Offensive Line Ready to Prove its Worth

ATHENS - The high expectations for Georgia's 2004 season have made the summer seem long for all the Bulldogs.But nobody has waited for today more than the offensive line. When No. 3 Georgia kicks off at 3 p.m. Saturday against Georgia Southern, the Bulldogs linemen finally can begin to erase the memories of last year.

"I'm definitely ready to read something in the media other than 40-something sacks," center Russ Tanner said. "It's an opportunity for us. If we play good the first few weeks, hopefully, we will write a new chapter for this line."

The last chapter didn't end well. Georgia gave up 47 sacks, by far more than any team in the Southeastern Conference and enough to stymie the offense all season.

"I and the rest of the line are very eager to start because we want to brush off the thoughts of the line last year," guard Nick Jones said. "We're anxious to have a new identity."

Traditionally, Division I-A teams have the biggest advantages over I-AA opponents at the line of scrimmage because their players are bigger and they have more of them. Georgia's offensive line outweighs the Eagles' defensive front by 42 pounds per man and stands an average of three inches taller.

However, GSU has four seniors across the defensive front who have started a combined 76 games. Defensive tackle Eric Hadley had 66 tackles, 14.5 tackles for loss and five sacks last year.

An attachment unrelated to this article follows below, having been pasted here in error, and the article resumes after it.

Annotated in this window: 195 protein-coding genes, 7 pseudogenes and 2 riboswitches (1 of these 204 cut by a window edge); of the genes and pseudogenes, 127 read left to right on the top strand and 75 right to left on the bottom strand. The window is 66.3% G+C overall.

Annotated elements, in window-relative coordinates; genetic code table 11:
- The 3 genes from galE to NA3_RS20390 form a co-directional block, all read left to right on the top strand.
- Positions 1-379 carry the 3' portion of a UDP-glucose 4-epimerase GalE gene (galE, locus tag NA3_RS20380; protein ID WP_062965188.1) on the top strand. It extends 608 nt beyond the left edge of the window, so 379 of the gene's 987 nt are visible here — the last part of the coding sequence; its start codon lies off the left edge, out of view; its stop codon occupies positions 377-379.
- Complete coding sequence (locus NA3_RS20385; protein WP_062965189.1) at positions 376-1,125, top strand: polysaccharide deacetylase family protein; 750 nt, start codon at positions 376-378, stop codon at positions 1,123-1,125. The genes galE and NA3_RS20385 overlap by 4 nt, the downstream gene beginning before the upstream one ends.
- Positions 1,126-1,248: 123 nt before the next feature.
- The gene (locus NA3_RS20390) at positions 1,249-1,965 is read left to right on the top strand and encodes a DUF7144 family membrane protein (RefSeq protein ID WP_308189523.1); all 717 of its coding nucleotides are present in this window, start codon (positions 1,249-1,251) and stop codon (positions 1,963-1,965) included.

"I know they will be twisting and stunting and blitzing a lot," Georgia coach Mark Richt said. "A lot of times, quickness can overcome that size advantage."

Georgia's coaches have been encouraged by what they've seen in practice from the starting line. Not only has the unit been mostly healthy this fall and thus been able to build much-needed cohesion, but it has also dominated the Bulldogs' second-team defensive line in practice.

The only problem with the practice performance is that it has come against a second-team defensive line that was depleted by nagging injuries to Marquis Elmore, Quentin Moses and Ray Gant.

A lot of the second-team defensive line has "been walk-ons so it's hard to gauge how good a camp they've had," Richt said.

"It's not really a true indicator I don't think," line coach Neil Callaway said. "We have to wait until we get tested in the fire, in the game. You have to prove it on the field."

Tanner thinks his coaches aren't giving them enough credit for the mess they survived last season.

"I think we're battle tested," he said. "We had a whole year last year of trial by fire."

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